Everyone knows that poor Mary I had two phantom pregnancies. Little known, instead, is the controversy that surrounded her mother’s first pregnancy. Maybe that’s because the records are sketchy. But they do hint at the possibility that Catherine of Aragon may have suffered a false pregnancy as well.
Catherine had married Henry VIII on 11 June 1509 and got pregnant shortly afterwards. Obviously, the King and the whole country rejoiced at the news that soon a new heir to the throne would be born. But then, something went wrong. On 31 January 1510, the Queen went into premature labour and gave birth to a still-born girl. Catherine and Henry were devastated, but, at first, seemed to hang onto the possibility that Catherine had actually been pregnant with twins and was still carrying one of them.
Why? Well, after the labour, Catherine’s abdomen, rather than decreasing, remained rounded and even seemed to grow bigger. Although today we know that could have been a symptom of an infection, the medical knowledge of the time was still rudimentary, leading the doctors to believe the Queen was still pregnant with a child. They didn’t change their minds even when Catherine began to menstruate again. Apparently, only Luiz Caroz, the Spanish ambassador, who admittedly had just arrived in England and hadn’t heard of the January miscarriage, thought this was ridiculous.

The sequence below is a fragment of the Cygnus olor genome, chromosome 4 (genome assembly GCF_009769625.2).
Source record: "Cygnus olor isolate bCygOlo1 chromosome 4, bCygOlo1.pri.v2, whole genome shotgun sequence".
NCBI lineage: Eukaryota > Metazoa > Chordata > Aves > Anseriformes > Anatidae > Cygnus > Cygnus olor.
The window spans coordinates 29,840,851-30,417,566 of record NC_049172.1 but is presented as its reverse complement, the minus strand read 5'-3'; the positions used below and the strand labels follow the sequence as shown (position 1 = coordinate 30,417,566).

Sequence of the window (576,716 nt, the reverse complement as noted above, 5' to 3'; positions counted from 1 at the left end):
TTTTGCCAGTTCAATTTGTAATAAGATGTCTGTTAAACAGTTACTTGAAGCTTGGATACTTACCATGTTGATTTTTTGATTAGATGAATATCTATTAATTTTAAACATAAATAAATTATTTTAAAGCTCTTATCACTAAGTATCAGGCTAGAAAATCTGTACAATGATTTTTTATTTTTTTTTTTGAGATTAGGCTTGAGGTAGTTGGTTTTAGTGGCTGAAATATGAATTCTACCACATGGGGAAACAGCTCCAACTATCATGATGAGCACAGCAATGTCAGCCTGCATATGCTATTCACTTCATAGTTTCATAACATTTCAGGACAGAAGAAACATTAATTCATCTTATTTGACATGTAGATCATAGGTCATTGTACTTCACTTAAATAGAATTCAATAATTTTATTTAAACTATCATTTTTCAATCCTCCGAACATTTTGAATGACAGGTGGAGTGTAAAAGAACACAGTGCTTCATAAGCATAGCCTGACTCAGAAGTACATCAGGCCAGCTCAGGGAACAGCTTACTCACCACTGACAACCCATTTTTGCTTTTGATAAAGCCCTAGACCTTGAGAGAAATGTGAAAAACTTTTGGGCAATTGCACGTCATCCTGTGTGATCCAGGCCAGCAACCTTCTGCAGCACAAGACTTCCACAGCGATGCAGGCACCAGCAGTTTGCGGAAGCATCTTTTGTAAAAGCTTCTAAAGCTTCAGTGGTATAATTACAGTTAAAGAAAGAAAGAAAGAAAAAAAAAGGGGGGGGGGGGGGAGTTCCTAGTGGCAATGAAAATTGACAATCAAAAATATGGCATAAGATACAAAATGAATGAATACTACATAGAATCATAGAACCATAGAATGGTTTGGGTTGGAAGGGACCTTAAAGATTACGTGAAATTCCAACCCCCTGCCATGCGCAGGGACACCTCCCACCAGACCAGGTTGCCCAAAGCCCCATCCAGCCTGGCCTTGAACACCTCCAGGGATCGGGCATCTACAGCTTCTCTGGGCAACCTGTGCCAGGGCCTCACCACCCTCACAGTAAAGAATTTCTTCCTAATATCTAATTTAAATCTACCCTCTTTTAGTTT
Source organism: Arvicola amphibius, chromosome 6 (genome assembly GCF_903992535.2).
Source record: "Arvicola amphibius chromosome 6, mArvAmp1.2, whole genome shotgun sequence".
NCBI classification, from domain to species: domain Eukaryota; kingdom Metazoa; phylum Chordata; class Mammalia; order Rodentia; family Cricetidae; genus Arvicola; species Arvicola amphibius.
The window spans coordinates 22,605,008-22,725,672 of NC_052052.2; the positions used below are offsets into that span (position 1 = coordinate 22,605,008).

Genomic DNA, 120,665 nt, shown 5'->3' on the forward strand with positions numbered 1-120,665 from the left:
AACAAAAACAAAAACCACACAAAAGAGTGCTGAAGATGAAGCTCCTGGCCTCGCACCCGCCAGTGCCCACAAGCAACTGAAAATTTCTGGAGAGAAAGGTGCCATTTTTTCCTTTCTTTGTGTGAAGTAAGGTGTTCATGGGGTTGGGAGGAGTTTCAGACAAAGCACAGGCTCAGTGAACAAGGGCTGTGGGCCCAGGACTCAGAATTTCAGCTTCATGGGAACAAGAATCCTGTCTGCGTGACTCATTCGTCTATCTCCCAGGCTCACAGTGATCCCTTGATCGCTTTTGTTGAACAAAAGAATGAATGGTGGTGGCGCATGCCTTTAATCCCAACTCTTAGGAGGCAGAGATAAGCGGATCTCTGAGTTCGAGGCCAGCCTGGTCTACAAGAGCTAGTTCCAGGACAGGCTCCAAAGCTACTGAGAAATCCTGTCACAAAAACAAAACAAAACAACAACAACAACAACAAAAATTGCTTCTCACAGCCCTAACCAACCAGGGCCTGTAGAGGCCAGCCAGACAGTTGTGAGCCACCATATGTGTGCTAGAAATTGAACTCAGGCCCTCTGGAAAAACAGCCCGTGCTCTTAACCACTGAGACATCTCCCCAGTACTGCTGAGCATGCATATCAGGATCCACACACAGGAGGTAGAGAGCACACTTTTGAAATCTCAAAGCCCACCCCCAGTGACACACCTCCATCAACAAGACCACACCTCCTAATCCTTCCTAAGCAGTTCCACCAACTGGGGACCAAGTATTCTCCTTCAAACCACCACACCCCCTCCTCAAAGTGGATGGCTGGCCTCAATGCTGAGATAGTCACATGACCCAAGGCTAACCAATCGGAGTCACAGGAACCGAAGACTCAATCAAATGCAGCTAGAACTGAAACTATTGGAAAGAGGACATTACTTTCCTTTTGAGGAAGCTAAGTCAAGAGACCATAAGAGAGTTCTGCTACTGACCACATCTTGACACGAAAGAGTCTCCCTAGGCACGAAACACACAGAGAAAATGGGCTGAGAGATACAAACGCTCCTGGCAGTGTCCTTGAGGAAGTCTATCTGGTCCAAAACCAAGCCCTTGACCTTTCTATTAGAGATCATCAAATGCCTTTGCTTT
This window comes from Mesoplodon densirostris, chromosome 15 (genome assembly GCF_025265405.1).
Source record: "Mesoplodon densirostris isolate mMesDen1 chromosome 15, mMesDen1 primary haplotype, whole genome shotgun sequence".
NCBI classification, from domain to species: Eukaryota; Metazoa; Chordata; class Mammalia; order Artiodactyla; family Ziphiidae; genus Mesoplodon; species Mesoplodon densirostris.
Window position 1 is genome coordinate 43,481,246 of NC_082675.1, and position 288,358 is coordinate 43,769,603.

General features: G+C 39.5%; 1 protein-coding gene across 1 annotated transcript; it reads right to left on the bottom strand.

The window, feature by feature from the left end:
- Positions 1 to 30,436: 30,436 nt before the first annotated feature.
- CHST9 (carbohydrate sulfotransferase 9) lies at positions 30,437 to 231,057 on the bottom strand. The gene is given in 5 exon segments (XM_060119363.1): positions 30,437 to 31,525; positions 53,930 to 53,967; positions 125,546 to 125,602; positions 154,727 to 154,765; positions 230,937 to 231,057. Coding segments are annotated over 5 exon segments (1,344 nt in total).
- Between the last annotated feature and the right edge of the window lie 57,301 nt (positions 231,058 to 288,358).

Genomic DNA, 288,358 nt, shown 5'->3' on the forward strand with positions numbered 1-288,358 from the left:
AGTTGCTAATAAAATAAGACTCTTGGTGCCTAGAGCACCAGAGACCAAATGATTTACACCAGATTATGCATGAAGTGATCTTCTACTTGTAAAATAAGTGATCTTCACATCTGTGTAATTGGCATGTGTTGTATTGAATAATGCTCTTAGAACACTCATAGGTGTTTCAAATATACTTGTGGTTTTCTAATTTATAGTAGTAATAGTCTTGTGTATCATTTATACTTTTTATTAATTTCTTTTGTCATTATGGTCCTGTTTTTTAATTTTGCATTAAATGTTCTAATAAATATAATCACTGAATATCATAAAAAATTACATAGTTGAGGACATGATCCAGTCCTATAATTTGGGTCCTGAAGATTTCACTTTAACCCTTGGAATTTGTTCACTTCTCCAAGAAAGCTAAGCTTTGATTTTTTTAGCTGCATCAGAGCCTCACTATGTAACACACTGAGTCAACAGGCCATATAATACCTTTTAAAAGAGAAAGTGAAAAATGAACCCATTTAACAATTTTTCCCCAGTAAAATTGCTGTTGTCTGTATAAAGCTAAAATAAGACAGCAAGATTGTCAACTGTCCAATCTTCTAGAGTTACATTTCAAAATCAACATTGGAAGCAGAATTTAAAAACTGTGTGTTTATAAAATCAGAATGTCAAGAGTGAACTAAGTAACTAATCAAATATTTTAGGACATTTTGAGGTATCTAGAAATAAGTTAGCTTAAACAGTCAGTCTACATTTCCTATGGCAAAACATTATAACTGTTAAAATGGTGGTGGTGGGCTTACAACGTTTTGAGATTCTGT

At the end of February, the King gave orders to refurbish the royal nursery in anticipation of the birth, and, the following month, Catherine entered her confinement. But the baby never came. Instead, the swelling decreased. It was now obvious that everyone had been fooled. Only then, a sad and embarrassed Catherine wrote to her father, King Ferdinand of Aragon, that she had just miscarried. It was a lie, but one said probably because she was scared of disappointing her father, like she had disappointed her husband. It seems, in fact, that Henry was angry at her over this embarrassing situation.
Catherine of Aragon: Henry’s Spanish Queen by Giles Tremlett